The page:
versions The content version accessible at this location following the DRIVER 2.0 Guidelines (https://wiki.surfnet.nl/display/DRIVERguidelines/DRIVER-VERSION+Mappings)

There at least two ways to simplify these list-columns.

To get the full-text links from the list-column best_oa_location, you may want to use purrr::map_chr().

library(dplyr)
## 
## Attaching package: 'dplyr'
## The following objects are masked from 'package:stats':
## 
##     filter, lag
## The following objects are masked from 'package:base':
## 
##     intersect, setdiff, setequal, union
roadoi::oadoi_fetch(dois = c("10.1186/s12864-016-2566-9",
                             "10.1103/physreve.88.012814"), 
                    email = "name@example.com") %>%
  dplyr::mutate(
    urls = purrr::map(best_oa_location, "url") %>% 
                  purrr::map_if(purrr::is_empty, ~ NA_character_) %>% 
                  purrr::flatten_chr()
                ) %>%
  .$urls
## [1] "https://bmcgenomics.biomedcentral.com/track/pdf/10.1186/s12864-016-2566-9?site=bmcgenomics.biomedcentral.com"
## [2] "http://arxiv.org/pdf/1304.0473"

If you want to gather all full-text links and to explore where these links are hosted, simplify the list-column oa_locations with tidyr::unnest():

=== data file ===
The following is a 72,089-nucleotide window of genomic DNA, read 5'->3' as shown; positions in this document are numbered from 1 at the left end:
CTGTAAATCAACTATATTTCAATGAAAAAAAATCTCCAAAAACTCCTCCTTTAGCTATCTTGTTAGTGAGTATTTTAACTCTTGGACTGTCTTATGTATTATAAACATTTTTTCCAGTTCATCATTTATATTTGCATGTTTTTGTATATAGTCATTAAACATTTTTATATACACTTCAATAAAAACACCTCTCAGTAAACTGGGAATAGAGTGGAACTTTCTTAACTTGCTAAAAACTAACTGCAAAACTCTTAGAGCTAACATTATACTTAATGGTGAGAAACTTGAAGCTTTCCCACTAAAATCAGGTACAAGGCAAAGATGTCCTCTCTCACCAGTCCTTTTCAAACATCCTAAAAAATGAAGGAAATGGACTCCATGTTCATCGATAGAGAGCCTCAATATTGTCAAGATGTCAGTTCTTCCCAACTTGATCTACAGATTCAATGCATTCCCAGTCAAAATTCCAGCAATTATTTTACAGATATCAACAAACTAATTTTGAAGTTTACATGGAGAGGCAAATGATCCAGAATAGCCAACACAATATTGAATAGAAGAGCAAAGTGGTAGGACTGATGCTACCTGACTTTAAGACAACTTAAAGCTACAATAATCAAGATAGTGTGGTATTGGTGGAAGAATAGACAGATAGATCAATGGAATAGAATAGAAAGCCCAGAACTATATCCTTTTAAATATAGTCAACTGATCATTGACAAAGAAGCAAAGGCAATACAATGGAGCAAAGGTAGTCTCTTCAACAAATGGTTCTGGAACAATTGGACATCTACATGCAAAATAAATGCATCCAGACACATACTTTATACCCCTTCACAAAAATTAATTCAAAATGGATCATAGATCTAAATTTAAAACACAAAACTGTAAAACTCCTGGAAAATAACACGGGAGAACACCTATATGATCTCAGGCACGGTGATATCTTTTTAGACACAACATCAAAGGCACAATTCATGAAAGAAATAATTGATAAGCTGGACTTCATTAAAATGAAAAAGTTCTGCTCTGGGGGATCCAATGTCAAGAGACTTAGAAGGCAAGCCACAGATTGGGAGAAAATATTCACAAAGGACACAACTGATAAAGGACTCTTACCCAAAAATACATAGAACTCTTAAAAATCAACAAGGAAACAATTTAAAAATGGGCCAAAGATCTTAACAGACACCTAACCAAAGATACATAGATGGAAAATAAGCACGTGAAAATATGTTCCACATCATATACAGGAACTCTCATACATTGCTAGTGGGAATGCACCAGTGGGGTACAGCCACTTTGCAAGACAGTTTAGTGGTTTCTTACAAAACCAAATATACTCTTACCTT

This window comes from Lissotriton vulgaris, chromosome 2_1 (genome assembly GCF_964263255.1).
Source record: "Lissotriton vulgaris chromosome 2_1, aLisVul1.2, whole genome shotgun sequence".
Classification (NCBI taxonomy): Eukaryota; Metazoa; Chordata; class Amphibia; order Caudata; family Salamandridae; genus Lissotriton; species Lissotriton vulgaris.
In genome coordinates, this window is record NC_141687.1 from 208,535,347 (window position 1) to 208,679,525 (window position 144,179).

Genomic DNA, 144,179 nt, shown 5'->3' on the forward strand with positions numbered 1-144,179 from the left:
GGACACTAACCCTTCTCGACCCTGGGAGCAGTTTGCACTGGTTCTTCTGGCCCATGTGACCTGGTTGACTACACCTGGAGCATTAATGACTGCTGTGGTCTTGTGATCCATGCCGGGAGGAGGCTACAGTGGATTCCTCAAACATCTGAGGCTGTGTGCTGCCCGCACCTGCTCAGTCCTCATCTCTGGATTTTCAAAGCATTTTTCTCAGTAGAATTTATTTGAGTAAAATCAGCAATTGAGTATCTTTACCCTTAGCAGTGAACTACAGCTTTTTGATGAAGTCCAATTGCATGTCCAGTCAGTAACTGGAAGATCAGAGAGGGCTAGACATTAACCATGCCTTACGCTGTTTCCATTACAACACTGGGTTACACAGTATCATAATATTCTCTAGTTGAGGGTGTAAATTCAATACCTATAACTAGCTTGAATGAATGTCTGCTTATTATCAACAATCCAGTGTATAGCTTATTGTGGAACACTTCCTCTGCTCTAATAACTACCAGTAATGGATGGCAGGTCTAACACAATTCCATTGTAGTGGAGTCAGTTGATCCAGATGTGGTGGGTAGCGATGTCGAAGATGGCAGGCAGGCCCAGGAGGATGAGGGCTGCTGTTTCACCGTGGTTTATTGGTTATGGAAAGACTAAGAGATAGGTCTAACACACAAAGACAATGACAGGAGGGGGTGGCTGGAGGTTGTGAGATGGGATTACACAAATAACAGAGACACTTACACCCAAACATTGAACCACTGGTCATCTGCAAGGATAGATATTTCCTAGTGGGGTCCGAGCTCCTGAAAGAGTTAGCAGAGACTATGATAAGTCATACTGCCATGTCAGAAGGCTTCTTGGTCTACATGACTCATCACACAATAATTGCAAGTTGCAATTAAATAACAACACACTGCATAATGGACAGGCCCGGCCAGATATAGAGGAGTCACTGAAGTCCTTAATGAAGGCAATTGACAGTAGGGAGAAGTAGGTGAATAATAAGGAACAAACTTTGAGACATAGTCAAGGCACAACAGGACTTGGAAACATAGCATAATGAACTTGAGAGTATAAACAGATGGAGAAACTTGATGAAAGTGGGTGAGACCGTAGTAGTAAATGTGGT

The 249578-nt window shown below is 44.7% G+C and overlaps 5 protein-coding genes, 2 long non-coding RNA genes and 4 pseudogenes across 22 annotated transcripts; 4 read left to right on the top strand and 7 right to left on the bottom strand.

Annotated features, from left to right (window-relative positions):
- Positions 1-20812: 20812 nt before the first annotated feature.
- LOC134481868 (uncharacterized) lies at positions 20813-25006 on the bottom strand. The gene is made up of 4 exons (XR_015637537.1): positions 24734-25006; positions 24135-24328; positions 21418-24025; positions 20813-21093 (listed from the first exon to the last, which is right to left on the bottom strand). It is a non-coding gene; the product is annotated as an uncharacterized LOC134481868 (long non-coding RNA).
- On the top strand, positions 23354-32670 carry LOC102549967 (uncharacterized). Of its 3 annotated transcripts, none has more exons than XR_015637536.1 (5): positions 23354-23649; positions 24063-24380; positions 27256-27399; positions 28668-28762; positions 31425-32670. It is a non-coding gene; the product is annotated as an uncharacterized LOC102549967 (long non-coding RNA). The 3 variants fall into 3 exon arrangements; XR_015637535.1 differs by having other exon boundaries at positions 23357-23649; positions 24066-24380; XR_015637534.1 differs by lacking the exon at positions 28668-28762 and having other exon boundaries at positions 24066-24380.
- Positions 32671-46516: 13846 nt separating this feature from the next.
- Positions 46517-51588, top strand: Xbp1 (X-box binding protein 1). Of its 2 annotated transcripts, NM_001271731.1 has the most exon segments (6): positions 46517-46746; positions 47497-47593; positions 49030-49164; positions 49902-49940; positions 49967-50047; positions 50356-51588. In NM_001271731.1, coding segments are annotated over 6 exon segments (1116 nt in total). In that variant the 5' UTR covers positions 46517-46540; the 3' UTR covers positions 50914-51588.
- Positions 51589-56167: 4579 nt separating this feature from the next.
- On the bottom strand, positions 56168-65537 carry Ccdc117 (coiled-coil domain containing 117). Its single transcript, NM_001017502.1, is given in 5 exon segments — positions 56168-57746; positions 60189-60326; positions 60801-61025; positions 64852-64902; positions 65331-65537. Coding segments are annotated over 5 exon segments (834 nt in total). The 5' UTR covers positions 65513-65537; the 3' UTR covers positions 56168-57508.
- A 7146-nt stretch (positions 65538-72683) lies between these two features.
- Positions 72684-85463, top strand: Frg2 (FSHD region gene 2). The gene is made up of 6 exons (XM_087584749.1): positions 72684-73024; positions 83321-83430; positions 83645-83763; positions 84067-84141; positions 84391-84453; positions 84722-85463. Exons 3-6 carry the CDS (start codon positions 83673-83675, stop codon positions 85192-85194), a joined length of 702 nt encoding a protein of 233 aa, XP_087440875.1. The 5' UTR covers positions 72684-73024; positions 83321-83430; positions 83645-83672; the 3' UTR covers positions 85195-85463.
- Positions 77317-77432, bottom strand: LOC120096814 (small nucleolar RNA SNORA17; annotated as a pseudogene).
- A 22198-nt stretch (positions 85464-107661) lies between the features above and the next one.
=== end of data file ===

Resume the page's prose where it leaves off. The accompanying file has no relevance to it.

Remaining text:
library(dplyr)
roadoi::oadoi_fetch(dois = c("10.1186/s12864-016-2566-9",
                             "10.1103/physreve.88.012814"), 
                    email = "name@example.com") %>%
  tidyr::unnest(oa_locations) %>% 
  dplyr::mutate(
    hostname = purrr::map(url, httr::parse_url) %>% 
                  purrr::map_chr(., "hostname", .null = NA_integer_)
                ) %>% 
  dplyr::mutate(hostname = gsub("www.", "", hostname)) %>% 
  dplyr::count(hostname)
## # A tibble: 4 x 2
##                        hostname     n
##                           <chr> <int>
## 1                     arxiv.org     1
## 2 bmcgenomics.biomedcentral.com     1
## 3                       doi.org     1
## 4              ncbi.nlm.nih.gov     1

Note that fields to be returned might change according to the oaDOI.org API specs

Any API restrictions?

There are no API restrictions. However, providing your email address when using this client is required by oaDOI.org. Set email address in your .Rprofile file with the option roadoi_email when you are too tired to type in your email address every time you want to call oaDOI.org.

options(roadoi_email = "name@example.com")

Keeping track of crawling

To follow your API call, and to estimate the time until completion, use the .progress parameter inherited from plyr to display a progress bar.

roadoi::oadoi_fetch(dois = c("10.1186/s12864-016-2566-9",
                             "10.1103/physreve.88.012814"), 
                    email = "name@example.com", 
                    .progress = "text")
## 
  |                                                                       
  |                                                                 |   0%
  |                                                                       
  |================================                                 |  50%
  |                                                                       
  |=================================================================| 100%
## # A tibble: 2 x 13
##                          doi best_oa_location      oa_locations
##                        <chr>           <list>            <list>